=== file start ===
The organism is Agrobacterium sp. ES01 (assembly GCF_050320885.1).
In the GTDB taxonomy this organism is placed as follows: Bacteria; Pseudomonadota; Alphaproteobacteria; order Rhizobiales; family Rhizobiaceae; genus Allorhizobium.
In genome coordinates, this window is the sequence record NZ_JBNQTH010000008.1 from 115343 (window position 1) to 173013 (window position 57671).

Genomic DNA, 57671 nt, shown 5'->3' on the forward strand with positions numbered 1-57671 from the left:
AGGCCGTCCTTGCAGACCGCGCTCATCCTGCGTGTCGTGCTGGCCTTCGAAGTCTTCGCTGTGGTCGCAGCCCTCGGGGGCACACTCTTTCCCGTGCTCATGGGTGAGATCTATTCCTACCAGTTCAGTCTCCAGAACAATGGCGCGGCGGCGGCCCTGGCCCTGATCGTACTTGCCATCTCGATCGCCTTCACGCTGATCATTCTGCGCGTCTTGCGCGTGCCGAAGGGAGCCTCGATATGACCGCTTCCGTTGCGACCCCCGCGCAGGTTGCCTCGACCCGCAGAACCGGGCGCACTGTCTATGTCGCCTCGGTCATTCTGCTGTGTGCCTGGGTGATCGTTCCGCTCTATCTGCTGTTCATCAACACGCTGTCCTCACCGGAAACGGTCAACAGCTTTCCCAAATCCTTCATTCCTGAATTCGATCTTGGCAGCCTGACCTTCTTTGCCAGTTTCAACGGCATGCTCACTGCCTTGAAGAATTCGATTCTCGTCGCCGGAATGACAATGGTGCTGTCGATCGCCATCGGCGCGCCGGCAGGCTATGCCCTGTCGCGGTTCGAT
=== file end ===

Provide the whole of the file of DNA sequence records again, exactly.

The organism is Agrobacterium sp. ES01 (assembly GCF_050320885.1).
In the GTDB taxonomy this organism is placed as follows: Bacteria; Pseudomonadota; Alphaproteobacteria; order Rhizobiales; family Rhizobiaceae; genus Allorhizobium.
In genome coordinates, this window is the sequence record NZ_JBNQTH010000008.1 from 115343 (window position 1) to 173013 (window position 57671).

Genomic DNA, 57671 nt, shown 5'->3' on the forward strand with positions numbered 1-57671 from the left:
AGGCCGTCCTTGCAGACCGCGCTCATCCTGCGTGTCGTGCTGGCCTTCGAAGTCTTCGCTGTGGTCGCAGCCCTCGGGGGCACACTCTTTCCCGTGCTCATGGGTGAGATCTATTCCTACCAGTTCAGTCTCCAGAACAATGGCGCGGCGGCGGCCCTGGCCCTGATCGTACTTGCCATCTCGATCGCCTTCACGCTGATCATTCTGCGCGTCTTGCGCGTGCCGAAGGGAGCCTCGATATGACCGCTTCCGTTGCGACCCCCGCGCAGGTTGCCTCGACCCGCAGAACCGGGCGCACTGTCTATGTCGCCTCGGTCATTCTGCTGTGTGCCTGGGTGATCGTTCCGCTCTATCTGCTGTTCATCAACACGCTGTCCTCACCGGAAACGGTCAACAGCTTTCCCAAATCCTTCATTCCTGAATTCGATCTTGGCAGCCTGACCTTCTTTGCCAGTTTCAACGGCATGCTCACTGCCTTGAAGAATTCGATTCTCGTCGCCGGAATGACAATGGTGCTGTCGATCGCCATCGGCGCGCCGGCAGGCTATGCCCTGTCGCGGTTCGAT